In September of 2019 I was just about to start my GCSE year. I had a phone call from the music master. He said he had something for me. There was a male voice choir nearby that was having an open evening for prospective members. Apparently you could go along, have some sort of a voice test and then sing for the evening with whatever voice part you suited. He said he thought it would be just right for me ands suggested I go along and try.

MVCs were new to me so I did a bit of Googling and found that they were just that: all-male, but all four voices. It seemed to be a particular tradition in Cornwall and in Wales, but lots of other places also had them.

I told my Dad what I had found. He seemed very interested in the idea and said I should go and if I wanted he would go with me for support. I felt this was something I could do on my own. I could reach the choir rehearsal by bus. They met at a sports and social club.

I did not doubt that I would be good enough, but I did wonder if they would want someone like me. My voice had only just broken and had not really settled to any particular pitch yet.

I got to the club and discovered that the choir was quite big – around forty-five men were there. Mostly they were older than me – some a lot older. I introduced myself to one of the members and he pointed me towards the Musical Director. I expected someone rather imposing, instead I met a smallish man in scruffy jeans and a sweatshirt. There was a bar, and although I was too young to buy a drink he bought me a juice and introduced me to a few of the members. Another boy, a bit older than me, came in and was brought over to the MD.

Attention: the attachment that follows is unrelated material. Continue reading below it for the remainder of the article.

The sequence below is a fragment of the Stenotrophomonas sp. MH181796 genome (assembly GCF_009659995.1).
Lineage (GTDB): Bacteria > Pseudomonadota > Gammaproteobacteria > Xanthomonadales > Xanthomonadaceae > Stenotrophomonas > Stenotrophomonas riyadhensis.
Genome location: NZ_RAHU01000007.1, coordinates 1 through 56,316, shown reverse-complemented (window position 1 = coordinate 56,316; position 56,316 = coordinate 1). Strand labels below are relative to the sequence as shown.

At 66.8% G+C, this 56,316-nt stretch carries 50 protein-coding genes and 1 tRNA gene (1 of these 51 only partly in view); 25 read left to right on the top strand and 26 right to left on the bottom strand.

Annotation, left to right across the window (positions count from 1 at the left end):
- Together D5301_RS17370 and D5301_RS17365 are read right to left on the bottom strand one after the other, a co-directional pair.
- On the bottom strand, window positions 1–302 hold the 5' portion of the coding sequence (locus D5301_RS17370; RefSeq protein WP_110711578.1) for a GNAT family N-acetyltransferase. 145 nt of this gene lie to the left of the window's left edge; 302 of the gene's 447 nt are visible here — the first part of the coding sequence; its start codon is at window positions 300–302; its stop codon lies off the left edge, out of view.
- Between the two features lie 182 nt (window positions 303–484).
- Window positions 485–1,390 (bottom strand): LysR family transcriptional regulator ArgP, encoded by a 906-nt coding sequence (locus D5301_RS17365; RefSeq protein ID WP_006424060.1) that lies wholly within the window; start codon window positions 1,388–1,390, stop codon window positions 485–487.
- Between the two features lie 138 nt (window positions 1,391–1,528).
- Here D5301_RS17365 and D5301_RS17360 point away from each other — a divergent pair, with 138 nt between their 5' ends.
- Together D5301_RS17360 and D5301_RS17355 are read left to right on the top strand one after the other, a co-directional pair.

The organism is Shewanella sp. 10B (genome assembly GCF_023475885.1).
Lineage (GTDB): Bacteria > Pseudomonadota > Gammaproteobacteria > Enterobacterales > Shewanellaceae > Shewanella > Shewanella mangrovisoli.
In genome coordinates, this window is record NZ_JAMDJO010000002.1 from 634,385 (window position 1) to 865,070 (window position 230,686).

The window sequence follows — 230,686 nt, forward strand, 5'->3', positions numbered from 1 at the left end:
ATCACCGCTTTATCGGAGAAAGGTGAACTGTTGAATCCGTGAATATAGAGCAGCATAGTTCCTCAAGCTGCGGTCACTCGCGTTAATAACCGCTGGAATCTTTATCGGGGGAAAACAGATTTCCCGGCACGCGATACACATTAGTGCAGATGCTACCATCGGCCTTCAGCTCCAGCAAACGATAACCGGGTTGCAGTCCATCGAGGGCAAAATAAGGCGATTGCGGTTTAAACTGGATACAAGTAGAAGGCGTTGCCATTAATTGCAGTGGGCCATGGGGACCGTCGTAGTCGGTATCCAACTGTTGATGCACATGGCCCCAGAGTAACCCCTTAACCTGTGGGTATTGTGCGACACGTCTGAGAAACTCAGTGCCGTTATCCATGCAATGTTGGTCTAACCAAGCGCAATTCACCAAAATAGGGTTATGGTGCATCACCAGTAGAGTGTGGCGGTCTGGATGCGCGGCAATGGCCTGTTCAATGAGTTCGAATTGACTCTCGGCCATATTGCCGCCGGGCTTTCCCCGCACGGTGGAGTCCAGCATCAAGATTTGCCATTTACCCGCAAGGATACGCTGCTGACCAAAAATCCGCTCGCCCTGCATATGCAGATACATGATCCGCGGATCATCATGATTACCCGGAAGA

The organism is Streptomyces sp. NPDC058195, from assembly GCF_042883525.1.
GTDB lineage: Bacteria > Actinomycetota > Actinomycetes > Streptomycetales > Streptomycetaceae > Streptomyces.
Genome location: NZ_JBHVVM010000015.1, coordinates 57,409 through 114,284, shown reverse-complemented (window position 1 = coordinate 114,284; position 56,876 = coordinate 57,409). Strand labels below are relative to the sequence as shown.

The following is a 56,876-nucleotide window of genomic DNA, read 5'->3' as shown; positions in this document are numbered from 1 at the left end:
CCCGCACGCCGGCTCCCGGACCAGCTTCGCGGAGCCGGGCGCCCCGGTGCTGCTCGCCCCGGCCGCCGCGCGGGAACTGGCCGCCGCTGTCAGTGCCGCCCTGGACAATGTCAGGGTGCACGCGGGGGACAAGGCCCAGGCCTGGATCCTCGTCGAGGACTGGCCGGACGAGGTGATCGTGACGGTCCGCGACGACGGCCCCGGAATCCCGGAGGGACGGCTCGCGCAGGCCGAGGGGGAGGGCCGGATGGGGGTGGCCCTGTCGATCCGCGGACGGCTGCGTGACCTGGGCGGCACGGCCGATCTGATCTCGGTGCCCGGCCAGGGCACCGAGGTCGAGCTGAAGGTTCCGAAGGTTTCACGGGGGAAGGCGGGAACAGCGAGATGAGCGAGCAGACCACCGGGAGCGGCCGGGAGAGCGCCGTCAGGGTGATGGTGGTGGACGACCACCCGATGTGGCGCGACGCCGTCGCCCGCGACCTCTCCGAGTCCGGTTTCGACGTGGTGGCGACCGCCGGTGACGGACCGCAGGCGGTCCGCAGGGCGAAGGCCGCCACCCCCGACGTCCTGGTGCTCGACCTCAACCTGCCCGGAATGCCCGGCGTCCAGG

While the choir went through their warm-up routine a man who I found was the piano accompanist took the two of us to a small room where there was a keyboard. He got us to sing a bit individually, and then together. He said we were probably both basses. He told us a bit about the choir and its repertoire and concert performances and then took us through to the rehearsal room. The choir was just coming to the end of the warm-up which was voice exercises and looked more fun than what we usually did at school.

The two of us were introduced to the choir. I learned that my fellow-wannabe was called Eric. The choir gave us a round of applause, we were introduced to the leader of the bass section and directed to stand in the middle of the other basses. This was so that we would "not be corrupted by being near the baritones". There was laughter at this: some sort of in-joke. We were given the music that was going to be rehearsed that night. I found it included a piece I already knew, and another that the choir was going to start learning that evening.

The first hour shot by. I really felt in my element. Eric and I got some help from basses around us. I found that one of the traditions of MVCs is that they do not take sheet music on stage for a performance, but learn everything by heart. It seemed that a lot of the members could not read music in any case and just learned by rote.